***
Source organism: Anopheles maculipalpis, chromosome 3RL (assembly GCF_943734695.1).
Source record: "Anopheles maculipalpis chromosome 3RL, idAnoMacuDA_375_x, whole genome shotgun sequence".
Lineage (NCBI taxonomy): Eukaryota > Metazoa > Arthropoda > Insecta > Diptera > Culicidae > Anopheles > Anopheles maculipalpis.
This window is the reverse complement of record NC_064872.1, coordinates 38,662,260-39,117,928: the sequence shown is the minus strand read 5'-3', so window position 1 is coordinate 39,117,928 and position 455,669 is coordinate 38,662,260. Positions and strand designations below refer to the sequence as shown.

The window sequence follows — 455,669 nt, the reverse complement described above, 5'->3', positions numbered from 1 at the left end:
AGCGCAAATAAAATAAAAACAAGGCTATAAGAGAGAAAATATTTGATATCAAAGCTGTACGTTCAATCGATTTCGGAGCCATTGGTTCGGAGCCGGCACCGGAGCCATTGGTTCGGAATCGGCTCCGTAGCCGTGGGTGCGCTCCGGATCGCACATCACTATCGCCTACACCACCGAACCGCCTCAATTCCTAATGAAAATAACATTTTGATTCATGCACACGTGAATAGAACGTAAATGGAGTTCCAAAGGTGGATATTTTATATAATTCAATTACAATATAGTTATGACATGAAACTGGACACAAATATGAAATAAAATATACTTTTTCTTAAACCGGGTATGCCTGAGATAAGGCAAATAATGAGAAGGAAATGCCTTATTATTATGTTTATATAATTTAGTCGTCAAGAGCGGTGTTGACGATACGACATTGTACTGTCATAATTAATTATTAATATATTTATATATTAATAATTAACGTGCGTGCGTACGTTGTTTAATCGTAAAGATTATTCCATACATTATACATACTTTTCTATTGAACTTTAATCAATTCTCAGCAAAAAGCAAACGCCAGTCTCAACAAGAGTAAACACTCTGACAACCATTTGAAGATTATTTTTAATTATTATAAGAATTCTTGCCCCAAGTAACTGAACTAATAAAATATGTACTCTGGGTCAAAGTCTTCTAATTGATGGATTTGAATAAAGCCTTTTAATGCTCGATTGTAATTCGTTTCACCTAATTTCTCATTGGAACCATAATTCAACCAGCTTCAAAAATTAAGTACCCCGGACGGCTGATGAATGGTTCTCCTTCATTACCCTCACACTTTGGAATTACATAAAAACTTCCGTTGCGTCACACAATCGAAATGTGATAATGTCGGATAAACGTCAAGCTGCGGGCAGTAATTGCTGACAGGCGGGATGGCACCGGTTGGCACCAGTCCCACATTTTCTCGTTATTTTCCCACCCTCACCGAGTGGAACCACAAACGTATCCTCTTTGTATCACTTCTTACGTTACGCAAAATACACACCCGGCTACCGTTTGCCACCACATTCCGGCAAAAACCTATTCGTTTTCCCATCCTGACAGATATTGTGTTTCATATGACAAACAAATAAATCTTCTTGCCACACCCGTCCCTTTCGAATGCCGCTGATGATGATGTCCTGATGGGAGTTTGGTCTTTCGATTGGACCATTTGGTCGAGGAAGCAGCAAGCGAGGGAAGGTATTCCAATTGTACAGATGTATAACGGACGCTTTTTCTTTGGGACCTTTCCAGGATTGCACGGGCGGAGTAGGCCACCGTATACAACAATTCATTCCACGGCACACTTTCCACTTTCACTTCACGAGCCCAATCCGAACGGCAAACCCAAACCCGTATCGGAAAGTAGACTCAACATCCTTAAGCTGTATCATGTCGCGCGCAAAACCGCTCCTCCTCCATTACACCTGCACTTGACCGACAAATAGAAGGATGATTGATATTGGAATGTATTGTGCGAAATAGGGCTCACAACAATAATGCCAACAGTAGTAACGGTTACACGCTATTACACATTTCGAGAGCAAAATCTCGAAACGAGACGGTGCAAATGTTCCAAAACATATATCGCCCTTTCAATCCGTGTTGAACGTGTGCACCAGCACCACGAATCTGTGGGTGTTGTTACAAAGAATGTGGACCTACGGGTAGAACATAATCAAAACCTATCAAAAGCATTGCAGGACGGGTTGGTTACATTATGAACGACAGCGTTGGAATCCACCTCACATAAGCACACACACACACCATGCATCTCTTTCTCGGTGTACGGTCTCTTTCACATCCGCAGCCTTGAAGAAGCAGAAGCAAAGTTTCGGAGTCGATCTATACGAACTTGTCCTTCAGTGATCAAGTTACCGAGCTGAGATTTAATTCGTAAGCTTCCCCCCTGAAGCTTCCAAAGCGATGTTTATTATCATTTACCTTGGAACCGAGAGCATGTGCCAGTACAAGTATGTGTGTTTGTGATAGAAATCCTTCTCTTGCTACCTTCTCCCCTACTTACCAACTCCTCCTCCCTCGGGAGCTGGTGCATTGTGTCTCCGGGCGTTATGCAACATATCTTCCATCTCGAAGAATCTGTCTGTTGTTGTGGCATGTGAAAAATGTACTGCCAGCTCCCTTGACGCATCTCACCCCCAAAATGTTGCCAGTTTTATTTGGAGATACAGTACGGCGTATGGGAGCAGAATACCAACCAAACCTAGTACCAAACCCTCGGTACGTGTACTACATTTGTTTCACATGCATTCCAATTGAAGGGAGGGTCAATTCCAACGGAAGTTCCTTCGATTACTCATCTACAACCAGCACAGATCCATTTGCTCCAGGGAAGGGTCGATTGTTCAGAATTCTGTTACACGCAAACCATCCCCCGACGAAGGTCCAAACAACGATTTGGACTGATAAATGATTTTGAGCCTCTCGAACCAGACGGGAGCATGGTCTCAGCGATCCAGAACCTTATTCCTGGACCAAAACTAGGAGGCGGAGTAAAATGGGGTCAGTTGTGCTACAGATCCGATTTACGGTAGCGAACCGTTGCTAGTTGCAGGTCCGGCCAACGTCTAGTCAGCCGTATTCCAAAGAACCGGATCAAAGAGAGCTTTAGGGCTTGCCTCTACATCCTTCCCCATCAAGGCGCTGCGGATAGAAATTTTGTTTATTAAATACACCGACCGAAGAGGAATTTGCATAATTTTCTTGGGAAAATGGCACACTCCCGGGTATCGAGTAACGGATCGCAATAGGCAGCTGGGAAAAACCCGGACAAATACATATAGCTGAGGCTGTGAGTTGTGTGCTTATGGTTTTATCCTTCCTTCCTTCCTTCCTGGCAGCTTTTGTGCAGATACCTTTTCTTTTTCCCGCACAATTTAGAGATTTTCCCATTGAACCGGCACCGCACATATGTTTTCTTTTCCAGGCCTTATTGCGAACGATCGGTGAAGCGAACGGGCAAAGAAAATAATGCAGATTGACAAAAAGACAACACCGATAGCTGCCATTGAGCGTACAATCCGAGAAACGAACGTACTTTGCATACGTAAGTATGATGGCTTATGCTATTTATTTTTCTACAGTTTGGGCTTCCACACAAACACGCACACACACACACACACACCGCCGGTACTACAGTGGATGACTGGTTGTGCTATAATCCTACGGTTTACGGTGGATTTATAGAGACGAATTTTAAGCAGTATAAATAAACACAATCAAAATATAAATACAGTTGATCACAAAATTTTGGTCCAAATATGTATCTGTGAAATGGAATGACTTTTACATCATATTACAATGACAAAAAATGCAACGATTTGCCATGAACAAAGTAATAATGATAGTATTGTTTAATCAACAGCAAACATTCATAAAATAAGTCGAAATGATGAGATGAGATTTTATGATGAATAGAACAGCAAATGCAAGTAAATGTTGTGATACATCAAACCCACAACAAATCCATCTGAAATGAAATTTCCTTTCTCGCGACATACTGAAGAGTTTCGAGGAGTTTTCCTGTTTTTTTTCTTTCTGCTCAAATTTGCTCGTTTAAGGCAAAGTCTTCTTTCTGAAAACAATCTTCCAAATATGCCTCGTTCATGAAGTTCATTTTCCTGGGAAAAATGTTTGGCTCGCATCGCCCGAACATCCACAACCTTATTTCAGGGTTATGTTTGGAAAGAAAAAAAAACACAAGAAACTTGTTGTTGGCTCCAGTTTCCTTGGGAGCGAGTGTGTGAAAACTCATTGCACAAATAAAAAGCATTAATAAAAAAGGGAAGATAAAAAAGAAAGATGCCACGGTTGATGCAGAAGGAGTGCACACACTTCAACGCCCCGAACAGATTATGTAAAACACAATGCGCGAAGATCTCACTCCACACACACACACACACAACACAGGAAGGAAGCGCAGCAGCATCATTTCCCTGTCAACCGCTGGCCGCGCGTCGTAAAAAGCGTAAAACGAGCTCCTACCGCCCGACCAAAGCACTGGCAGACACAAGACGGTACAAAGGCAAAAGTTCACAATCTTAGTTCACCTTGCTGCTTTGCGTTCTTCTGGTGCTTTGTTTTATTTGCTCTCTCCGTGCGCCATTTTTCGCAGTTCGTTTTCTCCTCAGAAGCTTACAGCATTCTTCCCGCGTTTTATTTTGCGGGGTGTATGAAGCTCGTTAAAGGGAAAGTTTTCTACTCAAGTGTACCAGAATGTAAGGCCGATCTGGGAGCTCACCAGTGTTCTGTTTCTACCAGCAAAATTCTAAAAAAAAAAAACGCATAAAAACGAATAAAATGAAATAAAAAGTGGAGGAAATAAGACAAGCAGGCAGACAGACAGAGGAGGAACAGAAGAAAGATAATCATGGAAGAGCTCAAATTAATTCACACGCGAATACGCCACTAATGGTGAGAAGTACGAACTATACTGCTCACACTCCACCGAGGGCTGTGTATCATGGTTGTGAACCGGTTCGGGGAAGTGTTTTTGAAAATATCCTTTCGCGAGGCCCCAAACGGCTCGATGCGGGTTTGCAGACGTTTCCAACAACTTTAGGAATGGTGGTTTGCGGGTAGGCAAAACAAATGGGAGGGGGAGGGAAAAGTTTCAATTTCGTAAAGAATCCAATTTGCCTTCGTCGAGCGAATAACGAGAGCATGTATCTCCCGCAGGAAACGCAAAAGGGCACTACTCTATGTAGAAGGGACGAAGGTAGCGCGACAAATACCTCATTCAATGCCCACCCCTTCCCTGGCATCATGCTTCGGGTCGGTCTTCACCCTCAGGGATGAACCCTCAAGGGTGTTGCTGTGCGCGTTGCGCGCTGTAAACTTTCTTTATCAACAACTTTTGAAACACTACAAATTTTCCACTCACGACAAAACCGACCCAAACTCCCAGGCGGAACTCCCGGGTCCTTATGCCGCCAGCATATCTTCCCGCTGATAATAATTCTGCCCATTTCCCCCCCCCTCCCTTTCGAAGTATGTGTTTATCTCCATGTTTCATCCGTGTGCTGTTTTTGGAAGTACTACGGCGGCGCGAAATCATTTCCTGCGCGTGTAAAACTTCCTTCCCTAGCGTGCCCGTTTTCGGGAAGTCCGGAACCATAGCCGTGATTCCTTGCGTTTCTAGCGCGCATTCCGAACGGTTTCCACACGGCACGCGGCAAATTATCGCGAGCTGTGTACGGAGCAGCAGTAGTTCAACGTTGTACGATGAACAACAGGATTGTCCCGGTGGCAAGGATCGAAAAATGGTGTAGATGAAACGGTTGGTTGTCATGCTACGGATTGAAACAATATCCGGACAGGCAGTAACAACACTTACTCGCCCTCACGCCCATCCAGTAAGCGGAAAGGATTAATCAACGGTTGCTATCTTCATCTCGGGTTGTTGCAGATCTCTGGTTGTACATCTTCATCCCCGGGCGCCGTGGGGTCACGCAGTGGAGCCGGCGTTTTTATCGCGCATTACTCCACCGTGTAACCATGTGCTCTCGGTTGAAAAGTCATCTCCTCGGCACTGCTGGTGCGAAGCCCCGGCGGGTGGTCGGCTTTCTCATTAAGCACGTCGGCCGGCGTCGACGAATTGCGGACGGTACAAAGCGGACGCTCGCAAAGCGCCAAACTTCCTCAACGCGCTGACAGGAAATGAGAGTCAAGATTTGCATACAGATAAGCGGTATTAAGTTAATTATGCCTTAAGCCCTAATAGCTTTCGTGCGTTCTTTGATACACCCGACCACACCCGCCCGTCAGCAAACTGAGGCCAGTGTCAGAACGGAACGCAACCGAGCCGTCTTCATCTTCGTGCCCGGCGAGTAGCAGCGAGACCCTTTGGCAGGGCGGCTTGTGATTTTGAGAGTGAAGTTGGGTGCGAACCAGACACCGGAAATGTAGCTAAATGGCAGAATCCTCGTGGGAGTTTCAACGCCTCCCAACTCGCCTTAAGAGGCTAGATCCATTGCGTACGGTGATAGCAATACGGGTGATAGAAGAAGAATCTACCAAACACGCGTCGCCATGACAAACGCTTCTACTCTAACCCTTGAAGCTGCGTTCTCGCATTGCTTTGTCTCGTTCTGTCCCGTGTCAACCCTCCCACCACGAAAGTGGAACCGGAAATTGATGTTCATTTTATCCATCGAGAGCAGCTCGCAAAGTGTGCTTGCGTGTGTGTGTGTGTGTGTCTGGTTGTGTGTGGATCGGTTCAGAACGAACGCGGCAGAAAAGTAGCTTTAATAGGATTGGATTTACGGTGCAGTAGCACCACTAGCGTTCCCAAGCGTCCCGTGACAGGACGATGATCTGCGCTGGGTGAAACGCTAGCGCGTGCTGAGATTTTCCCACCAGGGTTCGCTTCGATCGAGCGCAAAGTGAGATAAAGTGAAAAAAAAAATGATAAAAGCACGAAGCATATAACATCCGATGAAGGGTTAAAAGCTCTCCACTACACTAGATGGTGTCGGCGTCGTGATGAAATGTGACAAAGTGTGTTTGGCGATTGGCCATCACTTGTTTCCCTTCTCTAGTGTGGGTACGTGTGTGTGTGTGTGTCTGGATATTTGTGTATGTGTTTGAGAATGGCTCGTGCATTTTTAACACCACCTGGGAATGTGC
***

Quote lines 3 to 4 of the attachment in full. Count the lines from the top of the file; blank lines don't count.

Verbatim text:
Lineage (NCBI taxonomy): Eukaryota > Metazoa > Arthropoda > Insecta > Diptera > Culicidae > Anopheles > Anopheles maculipalpis.
This window is the reverse complement of record NC_064872.1, coordinates 38,662,260-39,117,928: the sequence shown is the minus strand read 5'-3', so window position 1 is coordinate 39,117,928 and position 455,669 is coordinate 38,662,260. Positions and strand designations below refer to the sequence as shown.